"Vampires Are Real And Palpable"

is occurring.

"Vampires Are Real And Palpable"

The second LP by The Bastards of Fate has coagulated,
thanks to This Will Be Our Summer Records!
What does it mean? Get your copy now to find out!

Did you miss our first album? These people didn't:
Every time I listen to this album, I hear something new. It’s kind of freaking me out. I’m not used to this. At this point in the 21st Century, and at this point in my musical life, nearly every album I hear sounds familiar, recognizable — whether I like the music or not. The Bastards Of Fate have managed the rarest of feats. They have recorded an album that doesn’t sound like anyone else in the world.

- Collapse Board

With a debut album as strong as their live shows, The Bastards of Fate are poised to leave behind their sleepy little mountain town. They have managed to create not only an original album, but one that still retains a sense of the familiar. Itís askew enough to warrant a listen, but not alienating, revealing more of itself upon repeat listens. And if that isnít a perfect reason to check out an album, I donít know what is.

- Consequence of Sound

Triangulated between the structure-fuckery of Skeletons, the manic Americana of Beefheart and the psych-pop of Ariel Pink are The Bastards of Fate, who throw the kitchen sink (and all the other fittings in the house) at every song on their 2012 album Who's a Fuzzy Buddy?. If you get off on being surprised, this is for you - it's impossible to sit comfortably for more than about 30 seconds as they batter your brain with wave after wave of ideas and sounds: this album comes weaving, charging, tumbling out of the speakers.

- Drowned In Sound

Well, hereís something to blow those disgusting old calcified cobwebs off your brain. Forget retreading those same old tired neural pathways to enjoyment, and let this strange lot plough you some new ones. Iím not even going to try and define what The Bastards Of Fate do, except to say that the element of surprise is alive and well in this music, which makes Ariel Pink look like Gary Barlow.

- Snipe

Sticking with that frame, they could have been admirable and bland, well known and wealthy on the college alt rock scene, but because they don't play it safe, their music has achieved a status above that, a realm of weird experimental soundscapes with delicious, warm hooks.

- About.com

This album is great, until it dives headlong into some kind of fucked-up midway ride with clowns and shit. Sirens, pitched-down robot voices, a song called “Harlequin Fetus” (don’t google that!), some kind of weird cotton-picking work song, creepy alien lullabies… this whole thing is going to give me nightmares. Thanks.

- Vice

The Bastards of Fate possess gifts so otherworldly that Shakespeare’s witches should tremble and shake in their presence... This kind of confidence is rare in contemporary music, especially for a band who are about to release their first album.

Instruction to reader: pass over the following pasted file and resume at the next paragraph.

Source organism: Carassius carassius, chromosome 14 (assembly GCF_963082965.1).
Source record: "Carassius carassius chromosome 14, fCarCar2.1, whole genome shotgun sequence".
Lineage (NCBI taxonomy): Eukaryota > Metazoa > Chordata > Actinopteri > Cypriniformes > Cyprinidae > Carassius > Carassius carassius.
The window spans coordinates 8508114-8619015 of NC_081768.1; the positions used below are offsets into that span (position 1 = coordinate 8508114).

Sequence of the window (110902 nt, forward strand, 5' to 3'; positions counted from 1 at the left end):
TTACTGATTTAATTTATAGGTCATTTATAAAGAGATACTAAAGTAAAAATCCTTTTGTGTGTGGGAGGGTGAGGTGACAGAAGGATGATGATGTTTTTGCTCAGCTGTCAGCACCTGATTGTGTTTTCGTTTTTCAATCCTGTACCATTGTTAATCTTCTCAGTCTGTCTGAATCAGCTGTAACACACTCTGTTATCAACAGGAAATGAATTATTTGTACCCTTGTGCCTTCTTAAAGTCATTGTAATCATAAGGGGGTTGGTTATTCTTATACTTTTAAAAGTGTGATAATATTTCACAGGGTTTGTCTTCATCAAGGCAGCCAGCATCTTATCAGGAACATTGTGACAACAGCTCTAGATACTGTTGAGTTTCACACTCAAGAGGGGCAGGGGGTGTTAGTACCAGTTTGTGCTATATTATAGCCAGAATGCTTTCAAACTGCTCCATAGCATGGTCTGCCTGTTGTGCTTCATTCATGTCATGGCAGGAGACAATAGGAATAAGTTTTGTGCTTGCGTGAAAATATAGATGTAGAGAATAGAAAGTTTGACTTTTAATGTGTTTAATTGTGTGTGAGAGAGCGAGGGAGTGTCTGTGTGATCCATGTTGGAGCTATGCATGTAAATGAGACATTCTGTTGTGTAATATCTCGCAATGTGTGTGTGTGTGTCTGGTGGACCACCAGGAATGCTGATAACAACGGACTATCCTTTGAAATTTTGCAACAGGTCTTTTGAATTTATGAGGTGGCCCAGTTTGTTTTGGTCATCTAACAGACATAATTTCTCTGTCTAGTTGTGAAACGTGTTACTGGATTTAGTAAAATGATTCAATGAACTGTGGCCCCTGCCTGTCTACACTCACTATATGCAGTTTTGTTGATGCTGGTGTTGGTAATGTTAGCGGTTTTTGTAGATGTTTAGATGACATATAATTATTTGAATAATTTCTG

- Clash

In that respect, the chaotic agenda that The Bastards lead with on debut album Who’s A Fuzzy Buddy marries whimsy with high art constructs and recall the brave art-rock dynamics of Frank Zappa, Captain Beefheart, Syd Barrett and their acolytes e.g. Pere Ubu, Talking Heads, XTC and The Soft Boys.

- Power Of Pop

Bastards of Fate are an eclectic yet imaginative bunch that avoids taking the bait on being weird – simply for the sake of being weird. After listening to Who’s a Fuzzy Buddy a few times through, they create an album that is as clever as it is mesmerizing.

- Zap Town

Je ne peux pas le cacher, j’aime bien la musique qui part un peu dans tout les sens, les mélanges et les tuit-tuit- zoom-zoom, les cris, les sauts, les grand-écarts vocaux et musicaux. Alors quand je suis tombée sur ce titre ça a fait boom-boom dans mon coeur (oui oui comme Boumbo) et aussi sur le sol (à cause des tapements de pied).

- Escape The Masses

That record is called Who’s a Fuzzy Buddy and really, “weird” doesn’t do it justice. Combining elements of new wave, indie pop, psychedelia and more, Fuzzy Buddy teems with sly pop hooks and eclectic sound effects: shrieks, crashes, wind blowing through trees, car doors slamming, babies crying—resulting in something totally new, and strangely accessible.

- Phrequency

The Bastards of Fate rely on some extreme tension and release to get across musical points. At times, the music lurches on the edge of control, only to fall back into granite-solid grooves and tight musicianship. But then groove-oriented, pop-inflected tunes give way to something that at times approaches free jazz.

- The Roanoke Times

Who’s A Fuzzy Buddy is the most insane radio station you always envisioned in your dreams, and it’s here, complete with Mexican mariachi horns, haunting Disneyland-strings, twisted heroin-tinged synth lines and… hell, it’s a lot of things chopped up carefully well by a band who do it with the best of glues. Hot and twisted, just like the freak that you are, admit it.

- This Is Book's Music

The Bastards of Fate don’t play it safe and probably don’t care what you think, but the daring blend of musical styles really does pay off. Admittedly, a lot of the tracks are growers but for those who stick with it and listen again and again, will be rewarded some genuinely amazing pieces of imaginative music. While the question ‘Who’s a Fuzzy Buddy?’ still lingers, one thing is for sure. Avant Garde Party Rock is awesome.

- AltSounds

Upcoming Shows:

Booking: thebastardsoffate@gmail.com



The Bazaar Kent Moore
Mystic Fortress Ben R. Williams